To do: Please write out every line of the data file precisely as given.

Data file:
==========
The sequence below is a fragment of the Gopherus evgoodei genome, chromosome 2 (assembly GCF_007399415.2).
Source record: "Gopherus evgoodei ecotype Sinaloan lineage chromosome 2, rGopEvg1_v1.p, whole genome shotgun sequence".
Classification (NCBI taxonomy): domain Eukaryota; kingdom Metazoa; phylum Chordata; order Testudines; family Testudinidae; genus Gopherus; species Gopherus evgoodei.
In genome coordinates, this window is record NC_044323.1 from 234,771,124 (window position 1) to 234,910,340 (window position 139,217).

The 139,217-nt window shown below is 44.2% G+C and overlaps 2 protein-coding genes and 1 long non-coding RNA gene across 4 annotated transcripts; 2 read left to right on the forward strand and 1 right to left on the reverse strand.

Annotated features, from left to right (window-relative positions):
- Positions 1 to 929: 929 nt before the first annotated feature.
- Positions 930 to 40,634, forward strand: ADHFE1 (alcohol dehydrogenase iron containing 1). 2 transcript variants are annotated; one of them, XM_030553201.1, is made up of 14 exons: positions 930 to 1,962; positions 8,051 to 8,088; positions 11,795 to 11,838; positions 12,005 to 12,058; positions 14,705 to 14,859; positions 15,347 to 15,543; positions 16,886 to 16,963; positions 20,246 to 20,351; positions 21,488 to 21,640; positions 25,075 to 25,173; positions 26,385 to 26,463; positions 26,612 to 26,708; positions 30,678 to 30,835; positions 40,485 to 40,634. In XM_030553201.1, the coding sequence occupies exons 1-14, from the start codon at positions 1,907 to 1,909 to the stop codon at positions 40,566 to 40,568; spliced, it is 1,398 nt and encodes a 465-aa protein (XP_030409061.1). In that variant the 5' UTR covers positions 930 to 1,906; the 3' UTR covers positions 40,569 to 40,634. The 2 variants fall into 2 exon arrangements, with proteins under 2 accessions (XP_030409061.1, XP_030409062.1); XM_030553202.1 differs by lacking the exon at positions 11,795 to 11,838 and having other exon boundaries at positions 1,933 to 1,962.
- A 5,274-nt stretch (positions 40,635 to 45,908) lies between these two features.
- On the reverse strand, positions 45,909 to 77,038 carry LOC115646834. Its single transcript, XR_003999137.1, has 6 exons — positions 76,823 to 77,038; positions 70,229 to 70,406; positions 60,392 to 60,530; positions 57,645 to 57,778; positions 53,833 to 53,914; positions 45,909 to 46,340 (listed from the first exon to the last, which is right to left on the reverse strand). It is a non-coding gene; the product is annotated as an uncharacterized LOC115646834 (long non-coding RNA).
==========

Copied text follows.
The sequence below is a fragment of the Gopherus evgoodei genome, chromosome 2 (assembly GCF_007399415.2).
Source record: "Gopherus evgoodei ecotype Sinaloan lineage chromosome 2, rGopEvg1_v1.p, whole genome shotgun sequence".
Classification (NCBI taxonomy): domain Eukaryota; kingdom Metazoa; phylum Chordata; order Testudines; family Testudinidae; genus Gopherus; species Gopherus evgoodei.
In genome coordinates, this window is record NC_044323.1 from 234,771,124 (window position 1) to 234,910,340 (window position 139,217).

The 139,217-nt window shown below is 44.2% G+C and overlaps 2 protein-coding genes and 1 long non-coding RNA gene across 4 annotated transcripts; 2 read left to right on the forward strand and 1 right to left on the reverse strand.

Annotated features, from left to right (window-relative positions):
- Positions 1 to 929: 929 nt before the first annotated feature.
- Positions 930 to 40,634, forward strand: ADHFE1 (alcohol dehydrogenase iron containing 1). 2 transcript variants are annotated; one of them, XM_030553201.1, is made up of 14 exons: positions 930 to 1,962; positions 8,051 to 8,088; positions 11,795 to 11,838; positions 12,005 to 12,058; positions 14,705 to 14,859; positions 15,347 to 15,543; positions 16,886 to 16,963; positions 20,246 to 20,351; positions 21,488 to 21,640; positions 25,075 to 25,173; positions 26,385 to 26,463; positions 26,612 to 26,708; positions 30,678 to 30,835; positions 40,485 to 40,634. In XM_030553201.1, the coding sequence occupies exons 1-14, from the start codon at positions 1,907 to 1,909 to the stop codon at positions 40,566 to 40,568; spliced, it is 1,398 nt and encodes a 465-aa protein (XP_030409061.1). In that variant the 5' UTR covers positions 930 to 1,906; the 3' UTR covers positions 40,569 to 40,634. The 2 variants fall into 2 exon arrangements, with proteins under 2 accessions (XP_030409061.1, XP_030409062.1); XM_030553202.1 differs by lacking the exon at positions 11,795 to 11,838 and having other exon boundaries at positions 1,933 to 1,962.
- A 5,274-nt stretch (positions 40,635 to 45,908) lies between these two features.
- On the reverse strand, positions 45,909 to 77,038 carry LOC115646834. Its single transcript, XR_003999137.1, has 6 exons — positions 76,823 to 77,038; positions 70,229 to 70,406; positions 60,392 to 60,530; positions 57,645 to 57,778; positions 53,833 to 53,914; positions 45,909 to 46,340 (listed from the first exon to the last, which is right to left on the reverse strand). It is a non-coding gene; the product is annotated as an uncharacterized LOC115646834 (long non-coding RNA).